Good luck,
    Brandon
     
  3. Dr. Bob

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    Thanks Dale - they look like solid defintions, though each could be "expanded" (whole books have done that!!)

    And of course, I'll stick with door #1 where Jesus does it all ;)
     
  4. Allan

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    Agreed Brandon, though there are some on here that might call you a hairy-tick :laugh: for stating such historic stances as though it where actaully true. (especially regarding Musculus and Bullinger). SOme seem to believe there has never been anything but consistant agreement with little to no divergence on this matter in the Reformed traditions history.
     
  5. Rippon

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    What do you mean that Dort and the WCF are not specific on the extent of the Atonement?! Of course they were!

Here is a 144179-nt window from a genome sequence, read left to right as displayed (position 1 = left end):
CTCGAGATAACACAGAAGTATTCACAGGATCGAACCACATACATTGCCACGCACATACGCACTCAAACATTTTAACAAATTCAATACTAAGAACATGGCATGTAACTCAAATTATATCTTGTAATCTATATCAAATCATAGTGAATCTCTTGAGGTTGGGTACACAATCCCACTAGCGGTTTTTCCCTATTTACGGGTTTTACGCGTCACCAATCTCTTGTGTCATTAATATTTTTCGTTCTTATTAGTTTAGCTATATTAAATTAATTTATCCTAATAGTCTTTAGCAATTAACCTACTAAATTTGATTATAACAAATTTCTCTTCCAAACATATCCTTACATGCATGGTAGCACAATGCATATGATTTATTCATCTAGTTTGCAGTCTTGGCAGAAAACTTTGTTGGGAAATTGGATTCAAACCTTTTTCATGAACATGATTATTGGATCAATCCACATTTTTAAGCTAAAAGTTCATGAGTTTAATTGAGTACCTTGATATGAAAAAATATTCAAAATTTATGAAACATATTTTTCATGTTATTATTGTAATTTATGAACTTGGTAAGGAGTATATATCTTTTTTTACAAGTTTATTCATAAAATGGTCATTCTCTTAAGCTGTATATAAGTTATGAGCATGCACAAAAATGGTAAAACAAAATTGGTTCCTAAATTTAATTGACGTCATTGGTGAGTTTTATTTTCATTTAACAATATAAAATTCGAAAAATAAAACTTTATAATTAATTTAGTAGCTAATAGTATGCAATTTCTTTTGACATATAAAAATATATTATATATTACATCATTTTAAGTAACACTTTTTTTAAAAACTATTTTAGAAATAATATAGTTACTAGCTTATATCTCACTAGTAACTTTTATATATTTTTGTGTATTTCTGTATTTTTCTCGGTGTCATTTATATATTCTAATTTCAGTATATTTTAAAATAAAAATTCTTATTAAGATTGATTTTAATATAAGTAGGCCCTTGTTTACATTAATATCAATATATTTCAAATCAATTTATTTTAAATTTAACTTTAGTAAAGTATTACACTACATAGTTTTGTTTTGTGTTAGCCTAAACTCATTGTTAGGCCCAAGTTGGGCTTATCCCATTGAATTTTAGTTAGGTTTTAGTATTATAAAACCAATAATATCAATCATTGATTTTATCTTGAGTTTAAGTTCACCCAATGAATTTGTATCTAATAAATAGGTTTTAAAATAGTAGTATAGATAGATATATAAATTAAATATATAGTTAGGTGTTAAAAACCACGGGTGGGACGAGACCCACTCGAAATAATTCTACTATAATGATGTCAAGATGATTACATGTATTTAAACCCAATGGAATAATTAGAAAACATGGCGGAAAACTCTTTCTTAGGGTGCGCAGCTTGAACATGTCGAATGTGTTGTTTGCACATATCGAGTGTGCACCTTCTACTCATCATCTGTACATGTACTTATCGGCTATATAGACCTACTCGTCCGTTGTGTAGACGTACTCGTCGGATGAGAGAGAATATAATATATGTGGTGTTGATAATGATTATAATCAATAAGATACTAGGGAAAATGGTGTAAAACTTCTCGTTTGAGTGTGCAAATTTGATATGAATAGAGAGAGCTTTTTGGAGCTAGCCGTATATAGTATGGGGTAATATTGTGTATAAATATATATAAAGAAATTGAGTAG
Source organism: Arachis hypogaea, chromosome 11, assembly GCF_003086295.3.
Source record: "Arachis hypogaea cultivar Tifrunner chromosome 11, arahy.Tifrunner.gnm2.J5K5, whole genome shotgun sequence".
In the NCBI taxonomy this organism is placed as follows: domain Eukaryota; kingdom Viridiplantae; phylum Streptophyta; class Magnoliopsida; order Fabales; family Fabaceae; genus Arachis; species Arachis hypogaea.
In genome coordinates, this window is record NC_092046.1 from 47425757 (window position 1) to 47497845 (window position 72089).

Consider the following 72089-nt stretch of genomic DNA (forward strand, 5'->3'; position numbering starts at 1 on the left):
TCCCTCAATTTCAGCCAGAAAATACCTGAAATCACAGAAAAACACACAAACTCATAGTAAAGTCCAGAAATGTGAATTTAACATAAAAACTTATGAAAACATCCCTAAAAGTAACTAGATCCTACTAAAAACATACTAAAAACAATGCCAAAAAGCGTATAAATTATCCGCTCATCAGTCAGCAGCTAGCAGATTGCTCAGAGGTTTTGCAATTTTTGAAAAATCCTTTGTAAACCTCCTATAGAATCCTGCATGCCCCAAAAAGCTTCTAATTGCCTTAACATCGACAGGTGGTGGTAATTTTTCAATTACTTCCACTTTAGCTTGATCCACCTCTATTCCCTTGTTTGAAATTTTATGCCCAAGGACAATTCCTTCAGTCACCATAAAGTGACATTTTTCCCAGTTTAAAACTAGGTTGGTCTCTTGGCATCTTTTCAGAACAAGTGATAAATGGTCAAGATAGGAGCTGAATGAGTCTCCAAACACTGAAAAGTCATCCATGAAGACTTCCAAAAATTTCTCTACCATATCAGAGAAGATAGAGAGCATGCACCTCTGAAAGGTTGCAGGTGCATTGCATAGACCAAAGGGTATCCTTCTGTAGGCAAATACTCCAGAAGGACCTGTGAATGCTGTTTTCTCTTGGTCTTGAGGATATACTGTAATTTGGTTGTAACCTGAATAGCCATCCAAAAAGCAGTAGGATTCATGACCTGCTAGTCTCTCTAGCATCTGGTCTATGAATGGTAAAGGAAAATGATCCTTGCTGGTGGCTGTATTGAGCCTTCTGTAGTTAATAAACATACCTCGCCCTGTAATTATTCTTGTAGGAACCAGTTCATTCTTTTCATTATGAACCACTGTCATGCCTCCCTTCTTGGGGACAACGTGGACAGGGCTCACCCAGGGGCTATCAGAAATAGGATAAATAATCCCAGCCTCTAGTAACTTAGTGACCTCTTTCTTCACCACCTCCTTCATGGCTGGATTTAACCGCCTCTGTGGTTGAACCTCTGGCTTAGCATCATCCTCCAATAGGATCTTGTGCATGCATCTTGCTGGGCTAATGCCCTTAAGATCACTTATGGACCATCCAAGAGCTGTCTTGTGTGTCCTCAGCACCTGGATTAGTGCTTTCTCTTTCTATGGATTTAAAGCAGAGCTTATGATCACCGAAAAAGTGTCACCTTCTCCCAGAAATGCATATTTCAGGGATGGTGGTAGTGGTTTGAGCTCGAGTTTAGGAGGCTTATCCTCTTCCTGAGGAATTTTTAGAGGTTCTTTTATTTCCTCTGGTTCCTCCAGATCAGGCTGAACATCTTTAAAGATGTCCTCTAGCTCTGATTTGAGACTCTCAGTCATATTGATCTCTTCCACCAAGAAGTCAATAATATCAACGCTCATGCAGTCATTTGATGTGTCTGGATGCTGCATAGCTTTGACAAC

6. Marcia

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    :confused: :confused:
     
  7. Brandon C. Jones

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    Rippon, I'm no expert, but I trust what Richard Muller says about them. Francis Turretin may have despised the Salmurian school, but he never thought they went against Dordt. The WCF purposely is capacious on the extent of the atonement to allow for the various factions to agree to it.

    Marcia, I don't know what your post means.

    BJ
     
  8. Rippon

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    dort and the wcof are not specif on the la

    I disagree with you about the Westminster Confession of Faith and the Canons of Dort not being specific about the extent of the Atonement.Both documents were very clear about the subject.

    Forget the tangential issues for now.

    What in the world do you mean by "the WCF purposely is capacious on the extent of the atonement"? 'Capacious' means having a certain capacity.Did you mean vague instead?The men behind those two documents were certainly unambiguously clear on the matter.